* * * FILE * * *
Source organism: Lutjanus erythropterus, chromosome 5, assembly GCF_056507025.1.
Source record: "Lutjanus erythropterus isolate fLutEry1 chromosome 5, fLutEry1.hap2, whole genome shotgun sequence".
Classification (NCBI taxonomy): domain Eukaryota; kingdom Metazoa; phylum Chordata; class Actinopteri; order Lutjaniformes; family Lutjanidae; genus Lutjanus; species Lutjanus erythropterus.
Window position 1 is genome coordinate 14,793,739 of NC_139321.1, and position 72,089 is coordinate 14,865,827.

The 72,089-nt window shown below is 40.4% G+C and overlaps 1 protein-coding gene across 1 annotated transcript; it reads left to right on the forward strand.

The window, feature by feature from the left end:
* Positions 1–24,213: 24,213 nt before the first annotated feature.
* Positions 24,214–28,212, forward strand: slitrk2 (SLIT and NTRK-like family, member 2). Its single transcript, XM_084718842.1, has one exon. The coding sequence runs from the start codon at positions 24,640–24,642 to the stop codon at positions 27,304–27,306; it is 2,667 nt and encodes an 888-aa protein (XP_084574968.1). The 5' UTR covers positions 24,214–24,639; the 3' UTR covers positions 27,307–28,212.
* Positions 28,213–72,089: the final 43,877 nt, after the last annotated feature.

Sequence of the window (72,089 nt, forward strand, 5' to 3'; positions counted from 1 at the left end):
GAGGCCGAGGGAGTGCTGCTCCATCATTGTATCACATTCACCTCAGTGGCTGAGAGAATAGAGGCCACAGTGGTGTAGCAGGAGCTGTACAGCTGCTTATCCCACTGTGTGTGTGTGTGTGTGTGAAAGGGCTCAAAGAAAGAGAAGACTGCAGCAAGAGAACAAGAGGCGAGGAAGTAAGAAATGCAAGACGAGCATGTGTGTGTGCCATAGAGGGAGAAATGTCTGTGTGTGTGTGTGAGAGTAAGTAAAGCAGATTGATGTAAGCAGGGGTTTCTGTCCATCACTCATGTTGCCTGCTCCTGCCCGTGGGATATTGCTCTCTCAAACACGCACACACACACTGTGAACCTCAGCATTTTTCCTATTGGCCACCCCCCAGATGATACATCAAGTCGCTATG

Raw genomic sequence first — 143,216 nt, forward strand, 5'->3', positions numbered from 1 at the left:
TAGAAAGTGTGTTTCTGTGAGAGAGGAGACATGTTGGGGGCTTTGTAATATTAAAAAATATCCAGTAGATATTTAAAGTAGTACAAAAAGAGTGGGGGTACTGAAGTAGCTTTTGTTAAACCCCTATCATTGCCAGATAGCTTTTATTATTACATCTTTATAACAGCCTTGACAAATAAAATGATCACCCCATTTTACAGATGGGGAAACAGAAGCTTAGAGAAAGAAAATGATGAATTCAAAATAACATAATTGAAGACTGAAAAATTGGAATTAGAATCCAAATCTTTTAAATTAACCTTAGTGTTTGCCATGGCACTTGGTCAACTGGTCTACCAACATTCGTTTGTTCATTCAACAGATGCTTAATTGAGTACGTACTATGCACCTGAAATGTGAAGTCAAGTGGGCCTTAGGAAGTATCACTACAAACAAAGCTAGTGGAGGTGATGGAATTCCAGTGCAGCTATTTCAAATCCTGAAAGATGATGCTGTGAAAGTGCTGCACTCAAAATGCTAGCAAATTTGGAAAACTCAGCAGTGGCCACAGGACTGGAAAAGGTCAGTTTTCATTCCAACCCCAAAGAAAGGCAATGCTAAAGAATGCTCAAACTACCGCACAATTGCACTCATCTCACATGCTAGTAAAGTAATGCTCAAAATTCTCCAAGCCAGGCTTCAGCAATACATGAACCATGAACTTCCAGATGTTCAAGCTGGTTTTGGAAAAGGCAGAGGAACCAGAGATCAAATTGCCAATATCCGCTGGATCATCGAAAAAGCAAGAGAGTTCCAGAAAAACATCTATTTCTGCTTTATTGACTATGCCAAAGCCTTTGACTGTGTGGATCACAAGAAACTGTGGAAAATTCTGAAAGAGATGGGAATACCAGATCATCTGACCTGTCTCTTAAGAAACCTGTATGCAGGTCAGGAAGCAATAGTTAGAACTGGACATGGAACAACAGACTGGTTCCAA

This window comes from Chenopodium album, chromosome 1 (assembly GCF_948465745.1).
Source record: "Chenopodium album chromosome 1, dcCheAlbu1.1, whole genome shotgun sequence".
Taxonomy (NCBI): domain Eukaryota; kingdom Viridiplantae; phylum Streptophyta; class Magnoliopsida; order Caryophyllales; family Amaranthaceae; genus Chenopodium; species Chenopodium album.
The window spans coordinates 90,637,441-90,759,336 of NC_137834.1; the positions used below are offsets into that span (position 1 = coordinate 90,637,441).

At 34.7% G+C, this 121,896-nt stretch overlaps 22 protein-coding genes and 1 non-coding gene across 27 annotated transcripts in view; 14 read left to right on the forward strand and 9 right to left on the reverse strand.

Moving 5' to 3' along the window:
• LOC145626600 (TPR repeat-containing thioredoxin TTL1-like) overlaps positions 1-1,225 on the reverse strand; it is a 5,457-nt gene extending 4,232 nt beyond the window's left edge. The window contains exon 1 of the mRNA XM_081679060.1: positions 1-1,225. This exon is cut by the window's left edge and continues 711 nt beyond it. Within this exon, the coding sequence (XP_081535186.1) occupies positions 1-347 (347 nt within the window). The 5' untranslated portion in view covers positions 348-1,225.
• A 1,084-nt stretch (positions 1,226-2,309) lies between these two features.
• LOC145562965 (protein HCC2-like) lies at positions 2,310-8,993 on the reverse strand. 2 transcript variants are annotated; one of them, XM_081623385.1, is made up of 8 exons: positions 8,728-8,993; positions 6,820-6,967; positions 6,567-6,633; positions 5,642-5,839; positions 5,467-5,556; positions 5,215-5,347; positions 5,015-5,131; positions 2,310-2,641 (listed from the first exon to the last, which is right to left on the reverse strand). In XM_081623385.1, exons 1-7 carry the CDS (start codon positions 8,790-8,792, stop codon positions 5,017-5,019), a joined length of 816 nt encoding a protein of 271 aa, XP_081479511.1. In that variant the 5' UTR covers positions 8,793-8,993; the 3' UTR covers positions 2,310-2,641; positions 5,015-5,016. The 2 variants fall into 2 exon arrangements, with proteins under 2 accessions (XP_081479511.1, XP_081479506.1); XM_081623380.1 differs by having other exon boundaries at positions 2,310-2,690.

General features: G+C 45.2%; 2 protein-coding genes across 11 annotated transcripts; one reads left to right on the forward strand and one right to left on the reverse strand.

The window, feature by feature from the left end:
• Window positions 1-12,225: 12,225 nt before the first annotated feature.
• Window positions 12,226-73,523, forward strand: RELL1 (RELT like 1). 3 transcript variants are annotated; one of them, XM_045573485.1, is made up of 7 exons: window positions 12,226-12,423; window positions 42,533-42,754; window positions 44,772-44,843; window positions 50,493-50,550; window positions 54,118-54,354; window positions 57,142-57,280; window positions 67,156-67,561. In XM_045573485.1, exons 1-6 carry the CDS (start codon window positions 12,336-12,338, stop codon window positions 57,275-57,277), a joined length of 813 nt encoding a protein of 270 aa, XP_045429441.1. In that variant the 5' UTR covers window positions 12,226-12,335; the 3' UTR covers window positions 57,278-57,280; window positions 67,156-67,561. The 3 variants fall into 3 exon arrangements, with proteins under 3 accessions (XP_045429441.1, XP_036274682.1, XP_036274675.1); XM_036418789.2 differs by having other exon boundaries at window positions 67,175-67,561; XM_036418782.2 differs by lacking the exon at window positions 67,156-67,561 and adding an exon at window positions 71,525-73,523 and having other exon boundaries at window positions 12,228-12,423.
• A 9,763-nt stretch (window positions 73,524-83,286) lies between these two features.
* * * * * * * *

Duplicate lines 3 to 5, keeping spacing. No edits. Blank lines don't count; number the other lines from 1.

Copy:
Classification (NCBI taxonomy): domain Eukaryota; kingdom Metazoa; phylum Chordata; class Actinopteri; order Lutjaniformes; family Lutjanidae; genus Lutjanus; species Lutjanus erythropterus.
Window position 1 is genome coordinate 14,793,739 of NC_139321.1, and position 72,089 is coordinate 14,865,827.

The 72,089-nt window shown below is 40.4% G+C and overlaps 1 protein-coding gene across 1 annotated transcript; it reads left to right on the forward strand.